It is always explained that even billions of images are generated per second, it is almost impossible to see a natural image ( whether it is clear or distorted as such picture of Eiffel Tower, picture of Eiffel Tower with a lot of black pixels ) on a random pixel generator during entire lifetime of universe. Rather it is always concluded that noise images like an untuned TV screen are only we can get because of the fact that total number of natural images constitute extremely small percentage among all displays.

Though it is easy to write down number of all possible images a random pixel generator can display, it isn't clear cut to calculate number of all possible natural images.

How do you then statistically conclude vast majority of displays from a high resolution random pixel generator make noise images rather than natural images?

Is it technically based on the following reasoning? Let’s take 800 x 600 screen, each pixels having 16 different colors. Let’s be absurdly generous to define total quantity of natural images that can be produced and say 15 colors out of 16 on each pixel generates a natural image, assigning highest number of colors so that we can get noise images as well. This makes 15^800*600 natural images, an incredibly huge number. However all possible images makes 16^800x600, even way more huge number. When we compare number of natural images with all possible images random pixel generator can produce it still has significantly low percentage. Therefore noise images vastly outnumbers the natural ones.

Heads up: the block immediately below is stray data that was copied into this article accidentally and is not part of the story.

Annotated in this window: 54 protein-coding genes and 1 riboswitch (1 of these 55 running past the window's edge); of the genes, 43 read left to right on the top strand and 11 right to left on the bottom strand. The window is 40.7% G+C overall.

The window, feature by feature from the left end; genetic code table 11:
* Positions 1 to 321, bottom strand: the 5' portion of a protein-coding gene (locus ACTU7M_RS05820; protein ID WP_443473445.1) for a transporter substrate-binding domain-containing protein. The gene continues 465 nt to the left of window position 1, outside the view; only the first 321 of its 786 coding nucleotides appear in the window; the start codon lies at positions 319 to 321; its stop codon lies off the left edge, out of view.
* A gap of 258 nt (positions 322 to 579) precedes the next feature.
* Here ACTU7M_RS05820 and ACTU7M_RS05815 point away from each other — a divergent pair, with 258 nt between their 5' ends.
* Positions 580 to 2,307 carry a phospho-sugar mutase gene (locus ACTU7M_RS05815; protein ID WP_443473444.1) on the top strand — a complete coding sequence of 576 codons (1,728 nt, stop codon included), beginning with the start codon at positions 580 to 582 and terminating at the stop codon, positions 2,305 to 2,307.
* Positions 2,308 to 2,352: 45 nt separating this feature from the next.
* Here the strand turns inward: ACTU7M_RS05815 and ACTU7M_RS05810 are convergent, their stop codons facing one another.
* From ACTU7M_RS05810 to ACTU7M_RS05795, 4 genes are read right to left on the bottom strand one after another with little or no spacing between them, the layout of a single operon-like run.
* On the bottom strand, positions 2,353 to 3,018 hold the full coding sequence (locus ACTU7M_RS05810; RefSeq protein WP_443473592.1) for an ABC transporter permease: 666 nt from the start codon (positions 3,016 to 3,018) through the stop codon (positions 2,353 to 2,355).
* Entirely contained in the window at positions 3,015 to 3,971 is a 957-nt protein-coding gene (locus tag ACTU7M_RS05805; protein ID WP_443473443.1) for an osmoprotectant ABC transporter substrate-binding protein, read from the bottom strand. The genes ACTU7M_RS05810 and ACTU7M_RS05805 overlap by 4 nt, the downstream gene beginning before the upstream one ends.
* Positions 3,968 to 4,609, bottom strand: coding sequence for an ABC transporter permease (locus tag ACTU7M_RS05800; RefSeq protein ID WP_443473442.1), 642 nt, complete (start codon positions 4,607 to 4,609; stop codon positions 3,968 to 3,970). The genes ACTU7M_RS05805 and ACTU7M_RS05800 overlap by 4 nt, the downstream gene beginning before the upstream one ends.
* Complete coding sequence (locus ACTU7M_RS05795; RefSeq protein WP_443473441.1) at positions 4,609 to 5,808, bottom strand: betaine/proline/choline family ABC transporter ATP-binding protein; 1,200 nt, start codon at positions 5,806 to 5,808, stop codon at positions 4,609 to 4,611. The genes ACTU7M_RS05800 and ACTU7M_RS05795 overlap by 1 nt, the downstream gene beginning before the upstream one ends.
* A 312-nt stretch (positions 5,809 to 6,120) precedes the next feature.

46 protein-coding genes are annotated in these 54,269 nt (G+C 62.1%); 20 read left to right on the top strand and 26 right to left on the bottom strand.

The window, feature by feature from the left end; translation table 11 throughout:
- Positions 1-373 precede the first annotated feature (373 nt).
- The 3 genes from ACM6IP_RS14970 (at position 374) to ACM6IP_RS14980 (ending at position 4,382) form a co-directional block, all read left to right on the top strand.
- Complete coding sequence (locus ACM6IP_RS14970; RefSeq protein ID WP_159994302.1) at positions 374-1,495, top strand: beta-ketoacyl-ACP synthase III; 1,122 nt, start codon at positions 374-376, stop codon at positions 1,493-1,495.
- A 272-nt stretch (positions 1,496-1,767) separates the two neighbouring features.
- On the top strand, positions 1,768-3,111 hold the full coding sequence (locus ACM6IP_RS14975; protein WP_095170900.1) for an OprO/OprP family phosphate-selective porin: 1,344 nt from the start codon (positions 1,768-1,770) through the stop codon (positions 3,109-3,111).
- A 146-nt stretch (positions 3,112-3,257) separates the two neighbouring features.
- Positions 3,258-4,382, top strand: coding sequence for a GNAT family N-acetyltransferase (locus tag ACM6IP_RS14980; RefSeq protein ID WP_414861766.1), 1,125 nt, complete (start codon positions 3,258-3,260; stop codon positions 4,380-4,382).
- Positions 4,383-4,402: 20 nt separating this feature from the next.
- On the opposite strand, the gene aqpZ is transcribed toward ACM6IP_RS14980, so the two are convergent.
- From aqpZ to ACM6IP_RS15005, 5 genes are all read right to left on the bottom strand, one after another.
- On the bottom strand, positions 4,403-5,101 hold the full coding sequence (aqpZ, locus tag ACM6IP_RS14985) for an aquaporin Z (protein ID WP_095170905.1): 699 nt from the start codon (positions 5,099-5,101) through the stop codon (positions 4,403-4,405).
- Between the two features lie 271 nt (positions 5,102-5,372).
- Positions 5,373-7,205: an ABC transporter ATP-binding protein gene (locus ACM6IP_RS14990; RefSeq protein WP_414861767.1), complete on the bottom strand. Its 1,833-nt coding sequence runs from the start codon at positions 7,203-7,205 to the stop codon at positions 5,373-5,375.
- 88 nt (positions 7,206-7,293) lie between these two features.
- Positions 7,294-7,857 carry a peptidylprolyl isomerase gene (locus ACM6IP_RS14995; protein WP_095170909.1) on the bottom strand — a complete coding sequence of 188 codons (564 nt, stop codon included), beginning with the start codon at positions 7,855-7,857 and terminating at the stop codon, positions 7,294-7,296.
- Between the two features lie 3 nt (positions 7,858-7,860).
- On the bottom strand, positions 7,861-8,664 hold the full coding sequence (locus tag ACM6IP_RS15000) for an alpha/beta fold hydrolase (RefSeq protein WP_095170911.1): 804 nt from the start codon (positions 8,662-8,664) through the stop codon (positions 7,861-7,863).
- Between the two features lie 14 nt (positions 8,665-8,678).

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This is easy to conclude empirically. Watch a TV static for a few minutes and you will have put some very serious limits on the rate of occurrence of natural images in random noise.

This is the best you can do because "natural images" are actually a property of the human recognizing the images. The only way you could validate your model of which images are natural would be by showing a bunch of images to a human, so you might as well cut to the chase and use the human to do the experiment in the first place.


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